• Apply makeup after inserting the contact lenses.

  • Do not purchase mascara refills in which you insert your old applicator.

  • Avoid frosted, pearlized, iridescent, or other glittery types of eye shadow, which may contain ground oyster shells or tinsel.

  • Do not apply eyeliner to the inner edge of the lid or above the lash line on the lower lid.

  • Avoid using loose powder on the face.

  • Do not apply creams too close to the eyes.

  • Never apply eye makeup while in motion or while driving.

  • Do not use water or saliva to lubricate applicator or thin cosmetics.

  • Do not apply cosmetics if your eyes are red, swollen, or infected. If symptoms persist, an ophthalmologist or optometrist should be called.

Eye strain and computer use

The following are the most common symptoms of eye strain, which may be attributed to prolonged computer screen viewing. However, each individual may experience symptoms differently. Symptoms may include:

  • Red, watery, irritated eyes

  • Tired, aching, or heavy eyelids

  • Problems with focusing

  • Muscle spasms of the eye or eye lid

  • Headache

  • Backache

Symptoms of eye strain are often relieved by resting the eyes, changing the work environment, and/or wearing the proper glasses. The symptoms of eye strain may resemble other eye conditions. Always consult your adolescent's doctor for a diagnosis.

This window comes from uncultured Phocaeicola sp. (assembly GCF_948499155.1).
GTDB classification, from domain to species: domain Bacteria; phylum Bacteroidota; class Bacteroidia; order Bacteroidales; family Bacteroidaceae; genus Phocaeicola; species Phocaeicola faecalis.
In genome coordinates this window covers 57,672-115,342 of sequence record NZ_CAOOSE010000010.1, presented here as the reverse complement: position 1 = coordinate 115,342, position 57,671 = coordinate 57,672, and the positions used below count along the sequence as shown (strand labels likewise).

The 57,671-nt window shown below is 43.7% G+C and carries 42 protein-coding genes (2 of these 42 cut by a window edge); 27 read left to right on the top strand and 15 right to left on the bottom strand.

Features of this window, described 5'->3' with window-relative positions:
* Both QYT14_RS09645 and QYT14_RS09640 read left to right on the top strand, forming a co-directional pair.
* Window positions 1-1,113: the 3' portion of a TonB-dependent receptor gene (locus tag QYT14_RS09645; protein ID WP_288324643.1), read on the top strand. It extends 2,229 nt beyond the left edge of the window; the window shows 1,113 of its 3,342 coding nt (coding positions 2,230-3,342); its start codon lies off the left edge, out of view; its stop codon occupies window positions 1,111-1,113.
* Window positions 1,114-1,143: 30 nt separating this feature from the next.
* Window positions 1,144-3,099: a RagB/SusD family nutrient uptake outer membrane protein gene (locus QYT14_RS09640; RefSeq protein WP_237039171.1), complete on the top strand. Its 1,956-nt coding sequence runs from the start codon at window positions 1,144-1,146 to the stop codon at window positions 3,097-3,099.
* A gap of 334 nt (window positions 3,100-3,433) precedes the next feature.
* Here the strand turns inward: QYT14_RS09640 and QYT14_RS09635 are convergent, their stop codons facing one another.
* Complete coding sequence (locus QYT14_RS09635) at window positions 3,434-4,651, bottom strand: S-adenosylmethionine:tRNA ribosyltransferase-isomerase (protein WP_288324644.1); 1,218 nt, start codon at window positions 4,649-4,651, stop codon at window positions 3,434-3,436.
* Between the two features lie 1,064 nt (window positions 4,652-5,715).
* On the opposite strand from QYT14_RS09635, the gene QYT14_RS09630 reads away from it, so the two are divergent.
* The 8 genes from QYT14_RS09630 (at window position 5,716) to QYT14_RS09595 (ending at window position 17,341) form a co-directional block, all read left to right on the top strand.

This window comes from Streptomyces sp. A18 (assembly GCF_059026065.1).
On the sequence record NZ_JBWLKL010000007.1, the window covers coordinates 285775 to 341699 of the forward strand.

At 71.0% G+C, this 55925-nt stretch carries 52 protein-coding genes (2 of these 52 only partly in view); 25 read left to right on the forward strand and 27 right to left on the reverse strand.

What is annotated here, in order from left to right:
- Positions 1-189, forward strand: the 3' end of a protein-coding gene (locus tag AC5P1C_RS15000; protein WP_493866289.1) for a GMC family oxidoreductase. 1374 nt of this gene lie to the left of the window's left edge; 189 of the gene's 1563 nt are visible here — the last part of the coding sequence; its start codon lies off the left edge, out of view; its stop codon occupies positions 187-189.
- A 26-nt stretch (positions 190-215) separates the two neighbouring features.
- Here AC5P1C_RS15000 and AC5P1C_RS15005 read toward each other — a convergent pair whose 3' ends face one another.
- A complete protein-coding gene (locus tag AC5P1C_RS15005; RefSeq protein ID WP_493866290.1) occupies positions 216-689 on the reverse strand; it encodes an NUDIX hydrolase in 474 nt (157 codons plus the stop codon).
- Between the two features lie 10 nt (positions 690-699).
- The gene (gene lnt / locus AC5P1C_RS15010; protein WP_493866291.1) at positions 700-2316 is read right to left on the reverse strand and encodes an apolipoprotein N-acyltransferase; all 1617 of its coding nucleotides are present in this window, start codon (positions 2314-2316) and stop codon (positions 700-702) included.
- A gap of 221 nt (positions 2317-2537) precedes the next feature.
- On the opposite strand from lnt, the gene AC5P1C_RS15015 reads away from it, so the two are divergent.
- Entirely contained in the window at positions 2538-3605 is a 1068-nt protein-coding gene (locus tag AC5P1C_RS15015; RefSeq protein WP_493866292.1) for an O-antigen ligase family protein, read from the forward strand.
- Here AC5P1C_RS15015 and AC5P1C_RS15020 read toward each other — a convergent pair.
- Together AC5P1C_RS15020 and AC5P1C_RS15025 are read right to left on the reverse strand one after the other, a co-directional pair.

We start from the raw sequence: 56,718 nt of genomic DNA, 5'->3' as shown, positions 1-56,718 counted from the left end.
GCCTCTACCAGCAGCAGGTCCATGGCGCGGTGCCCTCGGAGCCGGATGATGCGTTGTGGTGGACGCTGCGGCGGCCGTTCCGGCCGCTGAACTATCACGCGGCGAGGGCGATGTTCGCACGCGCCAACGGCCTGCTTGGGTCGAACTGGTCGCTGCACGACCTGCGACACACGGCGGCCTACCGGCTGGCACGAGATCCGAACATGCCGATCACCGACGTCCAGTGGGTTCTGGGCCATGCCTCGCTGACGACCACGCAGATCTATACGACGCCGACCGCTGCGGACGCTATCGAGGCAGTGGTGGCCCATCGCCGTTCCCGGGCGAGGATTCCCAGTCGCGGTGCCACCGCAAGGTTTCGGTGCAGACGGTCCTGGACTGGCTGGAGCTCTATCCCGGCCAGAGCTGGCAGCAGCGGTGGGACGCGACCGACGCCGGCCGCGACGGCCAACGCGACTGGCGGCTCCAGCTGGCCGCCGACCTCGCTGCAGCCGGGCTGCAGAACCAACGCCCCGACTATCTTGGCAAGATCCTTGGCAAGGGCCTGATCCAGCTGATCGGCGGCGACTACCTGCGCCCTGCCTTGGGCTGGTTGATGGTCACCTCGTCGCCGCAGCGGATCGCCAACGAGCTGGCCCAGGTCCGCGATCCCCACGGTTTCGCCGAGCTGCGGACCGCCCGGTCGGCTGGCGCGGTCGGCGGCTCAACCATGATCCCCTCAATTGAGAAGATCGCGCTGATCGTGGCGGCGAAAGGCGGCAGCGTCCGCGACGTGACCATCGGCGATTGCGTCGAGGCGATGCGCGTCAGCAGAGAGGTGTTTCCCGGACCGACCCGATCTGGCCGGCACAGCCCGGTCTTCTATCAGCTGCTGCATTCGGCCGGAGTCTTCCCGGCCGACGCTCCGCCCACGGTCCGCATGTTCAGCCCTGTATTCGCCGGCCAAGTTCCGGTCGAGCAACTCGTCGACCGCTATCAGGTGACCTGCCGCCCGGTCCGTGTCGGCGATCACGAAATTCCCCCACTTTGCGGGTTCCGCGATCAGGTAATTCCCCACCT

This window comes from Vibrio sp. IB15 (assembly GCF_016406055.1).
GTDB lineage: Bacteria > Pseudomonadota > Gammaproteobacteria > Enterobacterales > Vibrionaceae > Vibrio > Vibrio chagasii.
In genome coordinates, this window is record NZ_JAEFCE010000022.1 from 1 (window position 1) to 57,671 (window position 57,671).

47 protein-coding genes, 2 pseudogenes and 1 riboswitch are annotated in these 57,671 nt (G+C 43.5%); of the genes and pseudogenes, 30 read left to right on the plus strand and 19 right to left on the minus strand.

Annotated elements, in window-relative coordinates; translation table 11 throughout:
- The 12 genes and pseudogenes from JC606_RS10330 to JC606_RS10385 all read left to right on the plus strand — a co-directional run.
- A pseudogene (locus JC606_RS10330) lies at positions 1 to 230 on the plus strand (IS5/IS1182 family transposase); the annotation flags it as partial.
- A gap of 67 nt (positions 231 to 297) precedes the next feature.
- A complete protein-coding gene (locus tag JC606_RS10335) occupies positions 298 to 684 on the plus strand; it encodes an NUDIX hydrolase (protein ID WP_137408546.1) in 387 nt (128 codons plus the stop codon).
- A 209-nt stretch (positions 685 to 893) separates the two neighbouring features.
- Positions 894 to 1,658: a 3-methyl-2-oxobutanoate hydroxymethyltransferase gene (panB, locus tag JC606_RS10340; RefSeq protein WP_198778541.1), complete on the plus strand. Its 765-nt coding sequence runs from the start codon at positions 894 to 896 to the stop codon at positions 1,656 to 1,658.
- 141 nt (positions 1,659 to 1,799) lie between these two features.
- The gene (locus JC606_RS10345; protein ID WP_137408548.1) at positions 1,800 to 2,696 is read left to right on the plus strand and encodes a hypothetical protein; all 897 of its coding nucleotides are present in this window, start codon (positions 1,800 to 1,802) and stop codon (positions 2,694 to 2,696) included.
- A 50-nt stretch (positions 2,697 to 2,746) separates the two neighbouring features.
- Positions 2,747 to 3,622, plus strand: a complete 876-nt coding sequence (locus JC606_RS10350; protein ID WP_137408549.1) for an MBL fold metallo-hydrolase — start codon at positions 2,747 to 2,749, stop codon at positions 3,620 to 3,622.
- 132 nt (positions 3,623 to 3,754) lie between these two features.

How is eyestrain avoided?

The Occupational Safety and Health Administration has provided the following helpful suggestions for making the appropriate workstation modifications to help avoid eye strain:

  • Position the video display terminal (VDT) slightly further away than where you normally hold reading material.

  • Position the top of the VDT screen at or slightly below eye level.

  • Place all reference material as close to the screen as possible to minimize head and eye movements and focusing changes.

  • Minimize lighting reflections and glare.

  • Keep the VDT screen clean and dust-free.

  • Schedule periodic rest breaks to avoid eye fatigue.

  • Keep the eyes lubricated (by blinking) to prevent them from drying out.

  • Keep the VDT screen in proper focus.

  • Consult your adolescent's ophthalmologist or optometrist, as some individuals who normally do not need glasses may need corrective lenses for computer work.

Reviewed Date: 03-25-2013

Cuidado de los Ojos - Cómo Evitar las Lesiones Oculares
Sports Medicine and Adolescent Medicine
Joel Brenner, MD
Aisha Joyce, MD
David Smith, MD
Pediatric Eye Center
Earl Crouch Jr., MD
Earl Crouch III, MD
Medical/Surgical Eye Specialists, Inc.
Shakur Toosi, MD
Virginia Ophthalmology Associates
Joel Lall-Trail, MD
Annette Reda, MD
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Disclaimer: This information is not intended to substitute or replace the professional medical advice you receive from your child's physician. The content provided on this page is for informational purposes only, and was not designed to diagnose or treat a health problem or disease. Please consult your child's physician with any questions or concerns you may have regarding a medical condition.